Part 16 of a series on how the globalized world economy affects ordinary people. This segment examines the Bangladesh Rural Advancement Committee that provides micro-credit to rural women in Bangladesh who live on the edge of poverty. It recounts how taking out a loan revolutionized the lives of village women -- not only increasing their incomes but also helping to improve their, and their children's, health
The silver age by Television Trust for the Environment( visu )
7 editions published between 2000 and 2006 in English and held by 103 libraries worldwide
Part 13 of a series on how the globalized world economy affects ordinary people. Advances in healthcare mean that more people are living longer with over 560 million age 60 and over in the world today. In parts of Europe, North America, and Japan, the proportion of older people is rising faster than any other group. The result, often, is a growing population of old people with too few young people to take care of them. This program explores the implications in three different countries: India, Japan and Tunisia
The right to choose by Television Trust for the Environment( visu )
4 editions published in 2000 in English and held by 100 libraries worldwide
Part 8 of a series on how the globalized world economy affects ordinary people. Nibret is eleven -- and they're marrying her off to a man she's never met. Forced marriage isn't unusual in northern Ethiopia -- it helps to cement ties between families and establish land rights. This program reports on the dissonant voices arguing for change in local cultures -- and calls for reproductive health care and primary education for women and looks at widespread discrimination and violence against women
Forgotten fruit reclaiming biodiversity ( Computer File )
2 editions published between 2008 and 2010 in English and held by 99 libraries worldwide
In the Kolli Hills of India, hardy, nutritious millet has been reintroduced to the farming community as a sustainable alternative to the short-term benefits of cash crops. And in Italy, a "food archaeologist" searches for long-lost varieties of fruit, aiming to promote biodiversity by breeding commercially viable strains. This program visits the people and places involved with agro-ecology projects, making the point that 75 percent of traditional crop varieties have been neglected and genetic diversity lost in favor of the more profitable--but less famine resistant--production of wheat, rice, and corn. Can food security be ensured by creating a market for heritage fruits and grains?
The Millennium goals dream or reality? ( visu )
6 editions published between 2004 and 2009 in English and held by 98 libraries worldwide
"Explores the ambition and scope of the UN's Millennium Development Goals, and the obstacles to their achievement"--Container
Burning bush saving peat swamp forests in Indonesia ( Computer File )
2 editions published between 2009 and 2010 in English and held by 97 libraries worldwide
The intention behind the Indonesian Mega Rice Project was a good one: by demolishing millions of acres of peat swamp forest, land could be cleared to cultivate much-needed grain. But the project unleashed a cascade of interlocking social and ecological catastrophes--a situation considered to be one of the worst environmental disasters on the planet. This program follows the efforts of agronomist Suwido Limin to protect his peat swamp forest research areas from the fires raging across Borneo as a result of the failed Mega Rice Project. The film makes the point that the flames now ravaging this unique ecosystem are also destroying an important carbon sink, exacerbating climate change and helping to give Indonesia the dubious distinction of being the world's third-largest emitter of greenhouse gases. (Portions in other languages with English subtitles, 26 minutes)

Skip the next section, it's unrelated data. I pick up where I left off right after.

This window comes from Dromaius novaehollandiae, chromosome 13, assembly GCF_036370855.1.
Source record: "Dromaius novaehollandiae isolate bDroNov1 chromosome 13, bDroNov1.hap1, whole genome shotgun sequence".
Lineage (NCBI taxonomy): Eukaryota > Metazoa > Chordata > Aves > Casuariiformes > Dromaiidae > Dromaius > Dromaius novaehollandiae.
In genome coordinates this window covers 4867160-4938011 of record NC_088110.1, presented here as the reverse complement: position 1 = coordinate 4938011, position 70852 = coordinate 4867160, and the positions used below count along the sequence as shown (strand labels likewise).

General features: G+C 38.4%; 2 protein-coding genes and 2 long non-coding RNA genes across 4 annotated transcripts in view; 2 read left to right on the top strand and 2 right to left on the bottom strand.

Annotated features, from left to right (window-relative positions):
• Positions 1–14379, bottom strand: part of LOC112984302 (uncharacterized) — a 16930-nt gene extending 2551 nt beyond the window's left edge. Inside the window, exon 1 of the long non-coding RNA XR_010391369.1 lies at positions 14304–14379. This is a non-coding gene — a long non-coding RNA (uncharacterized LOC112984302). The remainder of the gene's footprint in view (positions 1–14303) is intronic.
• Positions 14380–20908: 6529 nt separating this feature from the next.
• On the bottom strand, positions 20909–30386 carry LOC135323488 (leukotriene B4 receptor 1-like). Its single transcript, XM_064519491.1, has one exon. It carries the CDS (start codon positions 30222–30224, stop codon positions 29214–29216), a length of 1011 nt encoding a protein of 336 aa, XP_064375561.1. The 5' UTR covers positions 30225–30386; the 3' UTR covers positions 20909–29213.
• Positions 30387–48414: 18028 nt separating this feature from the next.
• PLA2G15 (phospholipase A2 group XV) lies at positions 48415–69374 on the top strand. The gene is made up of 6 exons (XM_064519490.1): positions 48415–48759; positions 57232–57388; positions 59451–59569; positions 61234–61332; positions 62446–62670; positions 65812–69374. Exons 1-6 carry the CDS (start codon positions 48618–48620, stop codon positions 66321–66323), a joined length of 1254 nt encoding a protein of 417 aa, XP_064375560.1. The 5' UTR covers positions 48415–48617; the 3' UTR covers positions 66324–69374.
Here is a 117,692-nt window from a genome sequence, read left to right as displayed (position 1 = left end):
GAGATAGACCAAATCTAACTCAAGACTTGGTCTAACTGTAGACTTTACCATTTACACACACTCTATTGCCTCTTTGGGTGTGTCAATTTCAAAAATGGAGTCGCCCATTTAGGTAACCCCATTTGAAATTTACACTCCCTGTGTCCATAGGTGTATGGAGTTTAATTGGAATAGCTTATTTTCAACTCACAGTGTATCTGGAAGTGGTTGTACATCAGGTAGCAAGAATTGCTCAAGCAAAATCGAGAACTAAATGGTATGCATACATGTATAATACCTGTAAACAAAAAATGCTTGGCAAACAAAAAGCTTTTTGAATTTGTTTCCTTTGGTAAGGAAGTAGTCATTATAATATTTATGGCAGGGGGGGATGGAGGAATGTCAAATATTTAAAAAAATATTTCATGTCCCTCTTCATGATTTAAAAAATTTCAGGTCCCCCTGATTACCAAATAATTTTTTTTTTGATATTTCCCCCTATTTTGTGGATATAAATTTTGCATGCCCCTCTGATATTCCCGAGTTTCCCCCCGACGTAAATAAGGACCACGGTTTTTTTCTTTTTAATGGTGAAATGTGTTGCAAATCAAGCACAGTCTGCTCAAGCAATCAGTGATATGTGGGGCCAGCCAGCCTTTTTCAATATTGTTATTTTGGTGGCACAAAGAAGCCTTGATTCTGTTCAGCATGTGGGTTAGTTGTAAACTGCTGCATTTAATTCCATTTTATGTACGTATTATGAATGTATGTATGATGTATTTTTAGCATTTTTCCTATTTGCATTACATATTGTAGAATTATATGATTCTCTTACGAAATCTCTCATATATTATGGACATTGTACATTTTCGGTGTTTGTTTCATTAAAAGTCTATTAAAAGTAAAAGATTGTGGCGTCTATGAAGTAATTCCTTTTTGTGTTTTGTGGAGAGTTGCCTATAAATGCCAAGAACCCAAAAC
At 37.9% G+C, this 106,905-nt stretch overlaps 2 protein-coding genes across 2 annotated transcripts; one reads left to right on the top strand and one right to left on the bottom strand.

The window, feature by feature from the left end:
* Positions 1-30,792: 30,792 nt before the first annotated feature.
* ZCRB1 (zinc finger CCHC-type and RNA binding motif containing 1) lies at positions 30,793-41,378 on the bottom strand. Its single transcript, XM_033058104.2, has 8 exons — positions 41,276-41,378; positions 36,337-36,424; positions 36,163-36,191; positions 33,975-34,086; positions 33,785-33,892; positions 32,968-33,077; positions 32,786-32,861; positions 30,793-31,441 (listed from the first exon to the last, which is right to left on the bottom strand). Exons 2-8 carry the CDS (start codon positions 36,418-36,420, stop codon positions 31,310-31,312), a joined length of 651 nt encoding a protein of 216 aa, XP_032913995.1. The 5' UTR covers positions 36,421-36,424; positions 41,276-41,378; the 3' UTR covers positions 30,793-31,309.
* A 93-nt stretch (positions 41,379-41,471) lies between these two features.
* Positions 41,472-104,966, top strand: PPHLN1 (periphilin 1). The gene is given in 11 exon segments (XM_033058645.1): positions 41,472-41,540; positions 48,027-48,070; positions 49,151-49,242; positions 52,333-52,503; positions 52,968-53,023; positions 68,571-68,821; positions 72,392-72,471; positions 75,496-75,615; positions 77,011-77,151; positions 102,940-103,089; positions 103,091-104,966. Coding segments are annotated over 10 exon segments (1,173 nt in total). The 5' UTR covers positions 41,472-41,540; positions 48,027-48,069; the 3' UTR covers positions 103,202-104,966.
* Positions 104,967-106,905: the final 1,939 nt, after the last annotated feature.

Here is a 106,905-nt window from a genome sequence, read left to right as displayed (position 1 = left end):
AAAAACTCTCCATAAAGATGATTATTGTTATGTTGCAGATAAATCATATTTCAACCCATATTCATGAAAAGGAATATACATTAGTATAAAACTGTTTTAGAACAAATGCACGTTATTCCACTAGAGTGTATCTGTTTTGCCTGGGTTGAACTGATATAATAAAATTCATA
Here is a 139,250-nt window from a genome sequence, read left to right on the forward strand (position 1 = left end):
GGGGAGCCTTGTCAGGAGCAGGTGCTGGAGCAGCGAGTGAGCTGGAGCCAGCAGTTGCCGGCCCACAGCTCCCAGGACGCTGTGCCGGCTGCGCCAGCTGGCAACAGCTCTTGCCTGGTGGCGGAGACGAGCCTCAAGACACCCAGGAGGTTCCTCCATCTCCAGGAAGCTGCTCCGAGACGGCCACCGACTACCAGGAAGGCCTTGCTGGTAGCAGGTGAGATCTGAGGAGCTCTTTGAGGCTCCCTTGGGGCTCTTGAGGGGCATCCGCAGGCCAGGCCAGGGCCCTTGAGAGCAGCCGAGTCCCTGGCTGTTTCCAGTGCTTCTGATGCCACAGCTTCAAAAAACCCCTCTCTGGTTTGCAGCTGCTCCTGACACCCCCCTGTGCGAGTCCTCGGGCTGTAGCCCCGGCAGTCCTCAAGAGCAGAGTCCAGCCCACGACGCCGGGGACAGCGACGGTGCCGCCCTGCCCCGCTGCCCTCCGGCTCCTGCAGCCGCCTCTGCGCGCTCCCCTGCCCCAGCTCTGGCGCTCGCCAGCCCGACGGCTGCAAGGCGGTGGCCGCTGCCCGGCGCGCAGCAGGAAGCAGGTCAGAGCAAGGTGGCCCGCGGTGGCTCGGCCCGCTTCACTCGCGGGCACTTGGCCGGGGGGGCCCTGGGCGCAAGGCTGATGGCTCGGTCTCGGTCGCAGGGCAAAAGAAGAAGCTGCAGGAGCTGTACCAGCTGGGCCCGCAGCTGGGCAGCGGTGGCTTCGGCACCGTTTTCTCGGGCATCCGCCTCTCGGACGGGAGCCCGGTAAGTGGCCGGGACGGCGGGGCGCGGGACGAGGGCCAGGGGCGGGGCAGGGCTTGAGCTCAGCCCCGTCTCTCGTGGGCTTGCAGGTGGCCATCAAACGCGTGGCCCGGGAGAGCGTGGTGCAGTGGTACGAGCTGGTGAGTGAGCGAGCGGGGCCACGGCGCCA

My City, Your City a Senegalese Mayor Fights Sea Level Rise ( visu )
2 editions published between 2011 and 2013 in English and held by 97 libraries worldwide
During the annual rainy season in Saint-Louis, one of Senegal's largest cities, thousands of people face upheaval from flood devastation linked to rising sea levels. There are no funds to build a cement sea wall, so the city dumps garbage along its waterfront in an attempt to shield itself. As mayor, Cheikh Bamba Dieye took on the responsibility of protecting his constituents from flooding, but with a severe lack of financial and infrastructural resources, the world stage became his principal weapon. Filmed prior to his appointment as Minister of Regional Planning in Senegal's national government, this program follows Mayor Dieye as he visits the imperiled streets, structures, and beaches of his city and as he travels to Mexico City to address the World Mayors Summit on Climate Change, hoping to focus global attention on the local impact of global warming. A meeting with host mayor Marcelo Ebrard brings out comparisons and contrasts in the ways that urban areas around the world face environmental challenges
Damming the Mekong ( visu )
1 edition published in 2011 in English and held by 97 libraries worldwide
Often thought of as the Amazon of Southeast Asia, the mighty Mekong River flows through six nations and is central to the livelihoods of some 60 million people. In Laos, plans have been drawn up for 11 hydroelectric dams along the river, with the government agreeing to sell 95 percent of the electricity to neighboring Thailand. The envisioned construction projects and energy-centered commerce would create an unprecedented level of economic activity for the nation and alleviate a degree of the region's poverty. However, the dams may also cause devastating ecological damage and the dismantling of entire villages. This program travels to the site of the planned Xayaburi Dam in northern Laos, as well as to the capital city of Vientiane and other locations, to sift through the issues involved and determine whether or not the country's political and environmental leaders can find a solution. Presented and narrated by Thitarat Sriwattanapong, a Thai-born environmental studies Ph. D. candidate based in Laos
Because they're worth it ( visu )
3 editions published in 2000 in English and held by 96 libraries worldwide
Part 19 of a series on how the globalized world economy affects ordinary people. Out of a total Chinese population of 1.3 billion, there are 42 million Chinese who are poor. This film looks at programs which are helping impoverished Chinese break out of the cycle of poverty and ignorance -- by providing them with micro-credit, basic health information, education and hope
 
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Alternative Names
Central Television, Television trust for the environment
Programme des Nations Unies pour l'environnement, Television trust for the environment
tv/e
TVE
TVE International
TVE (Television Trust for the Environment)
Languages
English (84)
Covers